In the hunt for pharmaceuticals to combat COVID-19, repurposed antiviral drugs are low-hanging fruit; instead of starting drug discovery from scratch, it is much faster to use drugs that are already known to be safe and effective in treating viral infections. In particular, a drug used to treat HIV infections—lopinavir—is of particular interest to scientists. Not only had the antiviral shown clinical efficacy in HIV patients, but it also inhibited the growth of coronaviruses closely related to SARS-CoV-2 in prior outbreaks.
Given its successful track record, could lopinavir also be used to treat COVID-19 patients? To answer this question, a team of researchers led by James Chan of A*STAR’s Singapore Institute of Food and Biotechnology Innovation (SIFBI) turned to a state-of-the-art computational tool, called the Simcyp® Simulator, to carry out physiologically-based pharmacokinetic (PBPK) modeling. In PBPK modeling, hundreds of differential equations are integrated to create a virtual human being that is then used to digitally map drug kinetics in the body.
When a patient takes a dose of lopinavir, most of the drug binds strongly to proteins in the bloodstream, with only the unbound drug remaining clinically active. Of this, only a fraction of the unbound drug then finds its way to the lungs. Even though lopinavir was found to inhibit SARS-CoV-2 in cell-based systems, its clinical efficacy is not guaranteed. “Being pharmacodynamically active is only half the story. We have to ensure that the drug reaches where it is needed, and at a high enough level to work,” explained Chan.
The team deployed the PBPK model to estimate how lopinavir would be absorbed, distributed and metabolized by COVID-19 patients over time. “While it is reasonably easy to repeatedly measure the levels of a drug in the blood of a human subject, it is considerably harder and deeply invasive to do the same in tissues such as the lung,” said Chan. “One major advantage of the virtual human model is the ability to accurately estimate drug levels within human organs using modeling and simulation.”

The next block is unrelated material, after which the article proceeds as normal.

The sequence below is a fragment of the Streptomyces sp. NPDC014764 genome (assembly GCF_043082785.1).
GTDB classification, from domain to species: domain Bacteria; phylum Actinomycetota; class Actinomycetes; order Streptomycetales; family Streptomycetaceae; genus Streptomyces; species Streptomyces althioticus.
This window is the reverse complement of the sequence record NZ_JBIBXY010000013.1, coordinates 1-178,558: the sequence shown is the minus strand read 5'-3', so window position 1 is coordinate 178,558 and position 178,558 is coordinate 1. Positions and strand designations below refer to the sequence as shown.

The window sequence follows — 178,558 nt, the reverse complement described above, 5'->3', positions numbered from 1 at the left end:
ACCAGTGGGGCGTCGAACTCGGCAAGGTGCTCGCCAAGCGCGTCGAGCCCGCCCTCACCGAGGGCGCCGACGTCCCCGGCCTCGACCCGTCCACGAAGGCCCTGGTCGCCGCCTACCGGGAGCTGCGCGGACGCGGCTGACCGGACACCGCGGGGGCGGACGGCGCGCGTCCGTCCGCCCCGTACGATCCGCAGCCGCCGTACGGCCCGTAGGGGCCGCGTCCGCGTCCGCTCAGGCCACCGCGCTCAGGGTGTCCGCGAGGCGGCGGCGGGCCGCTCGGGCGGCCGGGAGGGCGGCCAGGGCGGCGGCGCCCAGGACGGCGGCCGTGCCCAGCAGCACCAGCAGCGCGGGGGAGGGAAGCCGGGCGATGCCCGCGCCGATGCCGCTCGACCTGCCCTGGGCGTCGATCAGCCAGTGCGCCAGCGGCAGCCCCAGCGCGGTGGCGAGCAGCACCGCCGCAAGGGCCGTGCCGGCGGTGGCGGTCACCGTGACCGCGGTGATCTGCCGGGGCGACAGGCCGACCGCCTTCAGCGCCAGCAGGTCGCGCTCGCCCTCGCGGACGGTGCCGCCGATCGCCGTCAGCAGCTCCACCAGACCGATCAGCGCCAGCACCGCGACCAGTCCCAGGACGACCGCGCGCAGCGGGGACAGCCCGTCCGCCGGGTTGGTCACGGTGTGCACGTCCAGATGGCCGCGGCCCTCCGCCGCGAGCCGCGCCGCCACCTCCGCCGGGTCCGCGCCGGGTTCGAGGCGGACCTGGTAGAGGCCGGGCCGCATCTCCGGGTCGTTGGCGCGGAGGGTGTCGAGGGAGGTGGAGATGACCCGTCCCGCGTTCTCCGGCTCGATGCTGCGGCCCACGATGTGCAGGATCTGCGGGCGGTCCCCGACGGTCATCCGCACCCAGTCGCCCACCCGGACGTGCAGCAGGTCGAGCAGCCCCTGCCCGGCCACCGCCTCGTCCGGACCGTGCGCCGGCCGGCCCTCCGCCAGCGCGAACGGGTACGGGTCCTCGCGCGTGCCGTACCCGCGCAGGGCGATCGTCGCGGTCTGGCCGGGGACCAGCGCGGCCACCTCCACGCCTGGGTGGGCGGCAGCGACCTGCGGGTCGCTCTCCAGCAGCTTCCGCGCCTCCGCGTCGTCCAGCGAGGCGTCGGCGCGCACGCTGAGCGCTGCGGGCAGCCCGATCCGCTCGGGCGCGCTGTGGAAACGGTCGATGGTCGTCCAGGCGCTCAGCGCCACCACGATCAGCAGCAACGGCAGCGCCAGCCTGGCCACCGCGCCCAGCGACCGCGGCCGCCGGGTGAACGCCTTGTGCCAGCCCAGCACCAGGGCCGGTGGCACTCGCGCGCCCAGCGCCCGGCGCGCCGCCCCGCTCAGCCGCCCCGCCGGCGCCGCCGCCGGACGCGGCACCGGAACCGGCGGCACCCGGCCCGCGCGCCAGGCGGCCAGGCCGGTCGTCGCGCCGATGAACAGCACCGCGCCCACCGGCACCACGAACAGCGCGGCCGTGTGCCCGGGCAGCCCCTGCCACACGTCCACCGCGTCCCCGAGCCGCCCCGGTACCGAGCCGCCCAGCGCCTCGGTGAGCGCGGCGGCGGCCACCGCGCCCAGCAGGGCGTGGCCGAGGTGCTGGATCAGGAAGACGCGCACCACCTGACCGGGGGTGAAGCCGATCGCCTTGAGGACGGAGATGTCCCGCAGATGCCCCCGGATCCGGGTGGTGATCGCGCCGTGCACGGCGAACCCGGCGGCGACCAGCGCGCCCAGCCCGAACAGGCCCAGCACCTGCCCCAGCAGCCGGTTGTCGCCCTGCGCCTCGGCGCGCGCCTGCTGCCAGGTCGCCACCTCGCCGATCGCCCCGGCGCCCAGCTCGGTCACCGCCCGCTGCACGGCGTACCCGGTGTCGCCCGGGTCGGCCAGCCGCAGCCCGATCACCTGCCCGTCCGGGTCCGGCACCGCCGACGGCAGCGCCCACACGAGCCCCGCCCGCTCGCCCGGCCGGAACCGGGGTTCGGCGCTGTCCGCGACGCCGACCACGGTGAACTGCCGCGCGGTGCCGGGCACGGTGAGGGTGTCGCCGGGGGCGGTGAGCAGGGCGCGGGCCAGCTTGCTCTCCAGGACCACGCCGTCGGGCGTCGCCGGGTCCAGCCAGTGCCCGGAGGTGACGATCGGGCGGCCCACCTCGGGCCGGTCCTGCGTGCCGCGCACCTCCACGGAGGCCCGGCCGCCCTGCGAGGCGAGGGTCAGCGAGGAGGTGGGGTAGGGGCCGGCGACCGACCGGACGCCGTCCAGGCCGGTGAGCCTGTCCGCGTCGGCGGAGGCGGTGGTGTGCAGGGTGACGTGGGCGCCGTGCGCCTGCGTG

Unfortunately, the simulations revealed that administering the standard twice-daily regimen of lopinavir would not give patients high enough drug concentrations in the lung to inhibit SARS-CoV-2. Ramping up the dose is also not an option, as it may result in serious side effects. Similar limitations have also caused other antivirals such as hydroxychloroquine to fall flat as COVID-19 countermeasures.
The researchers have not stopped searching, however, and are currently running PBPK as well as viral dynamics simulations on other promising antivirals for COVID-19. “Coupling both types of simulations will allow us to determine the effective window to initiate treatment and the appropriate duration of treatment. These considerations are important to optimize therapy and ensure the judicious use of antivirals,” said Chan.
The A*STAR-affiliated researchers contributing to this research are from the Singapore Institute of Food and Biotechnology Innovation (SIFBI) and the Skin Research Institute of Singapore (SRIS).